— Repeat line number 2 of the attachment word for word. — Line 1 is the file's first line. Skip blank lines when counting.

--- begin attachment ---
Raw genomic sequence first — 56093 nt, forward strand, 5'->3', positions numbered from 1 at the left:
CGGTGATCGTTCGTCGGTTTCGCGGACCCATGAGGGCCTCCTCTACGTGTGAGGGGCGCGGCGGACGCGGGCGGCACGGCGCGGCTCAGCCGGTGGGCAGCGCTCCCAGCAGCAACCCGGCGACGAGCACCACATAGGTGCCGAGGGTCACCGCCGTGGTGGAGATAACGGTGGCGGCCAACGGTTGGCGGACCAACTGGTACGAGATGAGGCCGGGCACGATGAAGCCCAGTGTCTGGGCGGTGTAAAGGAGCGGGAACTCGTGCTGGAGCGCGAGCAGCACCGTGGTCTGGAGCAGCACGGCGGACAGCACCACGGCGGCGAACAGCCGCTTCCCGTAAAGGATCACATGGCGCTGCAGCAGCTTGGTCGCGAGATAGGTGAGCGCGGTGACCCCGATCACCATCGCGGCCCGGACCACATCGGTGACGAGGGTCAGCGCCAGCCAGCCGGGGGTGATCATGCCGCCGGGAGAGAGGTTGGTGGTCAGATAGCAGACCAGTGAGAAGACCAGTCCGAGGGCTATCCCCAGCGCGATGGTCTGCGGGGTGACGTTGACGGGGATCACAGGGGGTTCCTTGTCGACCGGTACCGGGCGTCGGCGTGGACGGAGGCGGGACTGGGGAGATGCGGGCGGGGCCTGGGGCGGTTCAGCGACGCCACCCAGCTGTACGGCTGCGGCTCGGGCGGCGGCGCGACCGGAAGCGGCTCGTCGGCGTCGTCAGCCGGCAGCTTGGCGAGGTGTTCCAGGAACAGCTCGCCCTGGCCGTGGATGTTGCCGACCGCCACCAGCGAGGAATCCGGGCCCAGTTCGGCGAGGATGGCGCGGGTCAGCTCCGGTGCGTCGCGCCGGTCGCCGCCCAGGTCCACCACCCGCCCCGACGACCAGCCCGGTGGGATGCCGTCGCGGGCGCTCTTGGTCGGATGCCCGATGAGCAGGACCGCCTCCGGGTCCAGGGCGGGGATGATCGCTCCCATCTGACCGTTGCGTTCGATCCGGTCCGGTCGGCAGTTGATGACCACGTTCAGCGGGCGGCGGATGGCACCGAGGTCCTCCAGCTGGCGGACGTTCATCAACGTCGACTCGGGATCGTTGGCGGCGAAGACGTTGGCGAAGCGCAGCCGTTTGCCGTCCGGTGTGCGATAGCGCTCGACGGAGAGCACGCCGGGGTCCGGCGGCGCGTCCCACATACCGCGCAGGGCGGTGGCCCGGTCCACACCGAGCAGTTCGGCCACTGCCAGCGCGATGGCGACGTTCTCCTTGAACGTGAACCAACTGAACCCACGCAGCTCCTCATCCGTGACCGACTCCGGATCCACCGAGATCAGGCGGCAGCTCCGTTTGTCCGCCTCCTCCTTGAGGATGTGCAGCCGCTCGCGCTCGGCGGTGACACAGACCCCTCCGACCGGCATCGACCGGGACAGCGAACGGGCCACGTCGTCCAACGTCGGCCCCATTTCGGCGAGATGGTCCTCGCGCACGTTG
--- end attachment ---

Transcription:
CGGTGATCGTTCGTCGGTTTCGCGGACCCATGAGGGCCTCCTCTACGTGTGAGGGGCGCGGCGGACGCGGGCGGCACGGCGCGGCTCAGCCGGTGGGCAGCGCTCCCAGCAGCAACCCGGCGACGAGCACCACATAGGTGCCGAGGGTCACCGCCGTGGTGGAGATAACGGTGGCGGCCAACGGTTGGCGGACCAACTGGTACGAGATGAGGCCGGGCACGATGAAGCCCAGTGTCTGGGCGGTGTAAAGGAGCGGGAACTCGTGCTGGAGCGCGAGCAGCACCGTGGTCTGGAGCAGCACGGCGGACAGCACCACGGCGGCGAACAGCCGCTTCCCGTAAAGGATCACATGGCGCTGCAGCAGCTTGGTCGCGAGATAGGTGAGCGCGGTGACCCCGATCACCATCGCGGCCCGGACCACATCGGTGACGAGGGTCAGCGCCAGCCAGCCGGGGGTGATCATGCCGCCGGGAGAGAGGTTGGTGGTCAGATAGCAGACCAGTGAGAAGACCAGTCCGAGGGCTATCCCCAGCGCGATGGTCTGCGGGGTGACGTTGACGGGGATCACAGGGGGTTCCTTGTCGACCGGTACCGGGCGTCGGCGTGGACGGAGGCGGGACTGGGGAGATGCGGGCGGGGCCTGGGGCGGTTCAGCGACGCCACCCAGCTGTACGGCTGCGGCTCGGGCGGCGGCGCGACCGGAAGCGGCTCGTCGGCGTCGTCAGCCGGCAGCTTGGCGAGGTGTTCCAGGAACAGCTCGCCCTGGCCGTGGATGTTGCCGACCGCCACCAGCGAGGAATCCGGGCCCAGTTCGGCGAGGATGGCGCGGGTCAGCTCCGGTGCGTCGCGCCGGTCGCCGCCCAGGTCCACCACCCGCCCCGACGACCAGCCCGGTGGGATGCCGTCGCGGGCGCTCTTGGTCGGATGCCCGATGAGCAGGACCGCCTCCGGGTCCAGGGCGGGGATGATCGCTCCCATCTGACCGTTGCGTTCGATCCGGTCCGGTCGGCAGTTGATGACCACGTTCAGCGGGCGGCGGATGGCACCGAGGTCCTCCAGCTGGCGGACGTTCATCAACGTCGACTCGGGATCGTTGGCGGCGAAGACGTTGGCGAAGCGCAGCCGTTTGCCGTCCGGTGTGCGATAGCGCTCGACGGAGAGCACGCCGGGGTCCGGCGGCGCGTCCCACATACCGCGCAGGGCGGTGGCCCGGTCCACACCGAGCAGTTCGGCCACTGCCAGCGCGATGGCGACGTTCTCCTTGAACGTGAACCAACTGAACCCACGCAGCTCCTCATCCGTGACCGACTCCGGATCCACCGAGATCAGGCGGCAGCTCCGTTTGTCCGCCTCCTCCTTGAGGATGTGCAGCCGCTCGCGCTCGGCGGTGACACAGACCCCTCCGACCGGCATCGACCGGGACAGCGAACGGGCCACGTCGTCCAACGTCGGCCCCATTTCGGCGAGATGGTCCTCGCGCACGTTG